The health and local government ombudsmen are, by their own admission, working with out-of-date laws and cannot respond effectively to people's complaints in modernised public services.
Speaking to the select committee on public administration last week, the two ombudsmen presented a united front in calling for a commission of public service ombudsmen to provide a one-stop shop for complaints.
Michael Buckley, health service ombudsman, and Edward Osmotherly, local government ombudsman, said current laws inhibited them from jointly investigating and reporting on complaints that crossed health and social care boundaries.
Mr Osmotherly said: 'Suppose you have a patient who receives poor treatment in a hospital, goes home to find that they have not got necessary adaptations from the local authority and has a problem with their benefits.
Today, they would have to report to three different ombudsmen.
'This is not fictional. Last year in dealing with such a case, I wrote a report on the local authority and Mr Buckley on the health trust. This is a waste of public money.'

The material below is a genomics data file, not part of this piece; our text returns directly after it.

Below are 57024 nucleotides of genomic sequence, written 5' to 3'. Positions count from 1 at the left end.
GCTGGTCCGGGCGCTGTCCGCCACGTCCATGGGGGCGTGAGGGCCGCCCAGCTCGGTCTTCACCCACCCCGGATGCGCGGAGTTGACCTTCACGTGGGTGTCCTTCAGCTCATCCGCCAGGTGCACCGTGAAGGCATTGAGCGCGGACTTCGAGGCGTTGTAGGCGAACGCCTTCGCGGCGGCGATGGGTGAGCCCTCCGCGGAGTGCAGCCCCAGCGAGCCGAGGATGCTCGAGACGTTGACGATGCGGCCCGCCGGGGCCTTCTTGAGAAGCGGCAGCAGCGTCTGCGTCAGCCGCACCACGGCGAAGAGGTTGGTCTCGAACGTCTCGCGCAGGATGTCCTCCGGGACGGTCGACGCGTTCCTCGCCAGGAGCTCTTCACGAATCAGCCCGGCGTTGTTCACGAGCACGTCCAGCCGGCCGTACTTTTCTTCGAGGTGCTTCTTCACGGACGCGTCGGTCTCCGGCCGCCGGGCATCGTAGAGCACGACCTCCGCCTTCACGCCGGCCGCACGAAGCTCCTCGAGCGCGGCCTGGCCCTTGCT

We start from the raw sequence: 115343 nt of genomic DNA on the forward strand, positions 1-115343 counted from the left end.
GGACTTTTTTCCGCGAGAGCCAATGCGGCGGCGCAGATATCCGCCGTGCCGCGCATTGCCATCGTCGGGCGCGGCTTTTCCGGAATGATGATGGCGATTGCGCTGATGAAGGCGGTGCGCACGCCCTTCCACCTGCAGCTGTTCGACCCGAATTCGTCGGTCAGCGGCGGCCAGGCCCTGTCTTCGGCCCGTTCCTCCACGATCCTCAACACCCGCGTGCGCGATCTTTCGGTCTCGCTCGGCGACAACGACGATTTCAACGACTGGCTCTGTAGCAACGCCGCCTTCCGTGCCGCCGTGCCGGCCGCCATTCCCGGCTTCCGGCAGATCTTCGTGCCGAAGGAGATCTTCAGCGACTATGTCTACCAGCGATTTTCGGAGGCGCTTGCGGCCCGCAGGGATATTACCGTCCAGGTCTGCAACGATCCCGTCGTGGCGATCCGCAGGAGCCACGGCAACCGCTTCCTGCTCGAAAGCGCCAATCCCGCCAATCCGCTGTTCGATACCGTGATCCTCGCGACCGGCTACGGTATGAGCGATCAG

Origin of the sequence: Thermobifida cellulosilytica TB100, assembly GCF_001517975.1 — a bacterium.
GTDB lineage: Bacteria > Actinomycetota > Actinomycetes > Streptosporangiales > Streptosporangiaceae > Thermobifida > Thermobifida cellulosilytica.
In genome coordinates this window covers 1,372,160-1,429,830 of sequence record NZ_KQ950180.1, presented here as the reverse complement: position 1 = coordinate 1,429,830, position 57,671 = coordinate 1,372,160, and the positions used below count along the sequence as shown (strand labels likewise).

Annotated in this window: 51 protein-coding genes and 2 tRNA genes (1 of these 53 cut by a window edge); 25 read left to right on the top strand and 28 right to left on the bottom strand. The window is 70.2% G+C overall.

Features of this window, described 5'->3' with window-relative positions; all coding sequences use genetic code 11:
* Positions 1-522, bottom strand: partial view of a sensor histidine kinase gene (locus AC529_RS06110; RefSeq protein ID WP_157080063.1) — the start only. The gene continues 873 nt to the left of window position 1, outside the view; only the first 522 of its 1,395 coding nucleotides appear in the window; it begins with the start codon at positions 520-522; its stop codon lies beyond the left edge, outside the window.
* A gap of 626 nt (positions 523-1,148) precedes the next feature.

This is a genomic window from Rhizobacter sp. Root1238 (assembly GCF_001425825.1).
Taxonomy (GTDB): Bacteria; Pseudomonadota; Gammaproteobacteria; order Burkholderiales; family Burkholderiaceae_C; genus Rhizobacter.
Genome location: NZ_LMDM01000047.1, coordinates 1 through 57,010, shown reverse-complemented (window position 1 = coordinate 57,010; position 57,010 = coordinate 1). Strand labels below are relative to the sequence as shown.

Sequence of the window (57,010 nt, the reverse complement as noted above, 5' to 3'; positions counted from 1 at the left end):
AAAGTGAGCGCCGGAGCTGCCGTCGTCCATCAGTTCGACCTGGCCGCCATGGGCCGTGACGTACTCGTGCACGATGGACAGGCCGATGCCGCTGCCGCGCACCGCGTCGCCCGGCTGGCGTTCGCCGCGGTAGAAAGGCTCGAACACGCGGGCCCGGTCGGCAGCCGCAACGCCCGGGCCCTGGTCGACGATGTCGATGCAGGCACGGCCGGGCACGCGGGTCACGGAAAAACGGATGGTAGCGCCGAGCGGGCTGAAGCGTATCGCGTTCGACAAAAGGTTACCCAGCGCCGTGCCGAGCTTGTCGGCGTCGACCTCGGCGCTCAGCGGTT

Mr Buckley added: 'The time has come for a spring clean of the legislation. It dates back to 1967 and it is now out of date.'
The proposal for a commission of public sector ombudsmen comes from a review published in April by the Cabinet Office and was sent out for three months' consultation on 15 June.
It would bring together the parliamentary ombudsman, the health service ombudsman and three local government ombudsmen, currently three separate offices, under new primary legislation.
The review was written on the initiative of the ombudsmen, who say the public should be allowed to approach them directly, rather than through their MPs, and calls for more flexible responses to complaints, such as letter writing.
Mr Buckley said that the public probably got limited value for money from the£13m annually allocated to his office. Complaints took too long to investigate, he admitted when questioned by MPs.
Improvements had been made in staffing and the speed with which complaints were dealt with, but this was limited by the law, he said. 'We are resolving more cases informally rather than going to a full investigation.
'I believe we are acting within the act but I believe we are straining it.'
Review of the Public Sector Ombudsmen in England: a consultation paper. www.cabinetoffice.gov.uk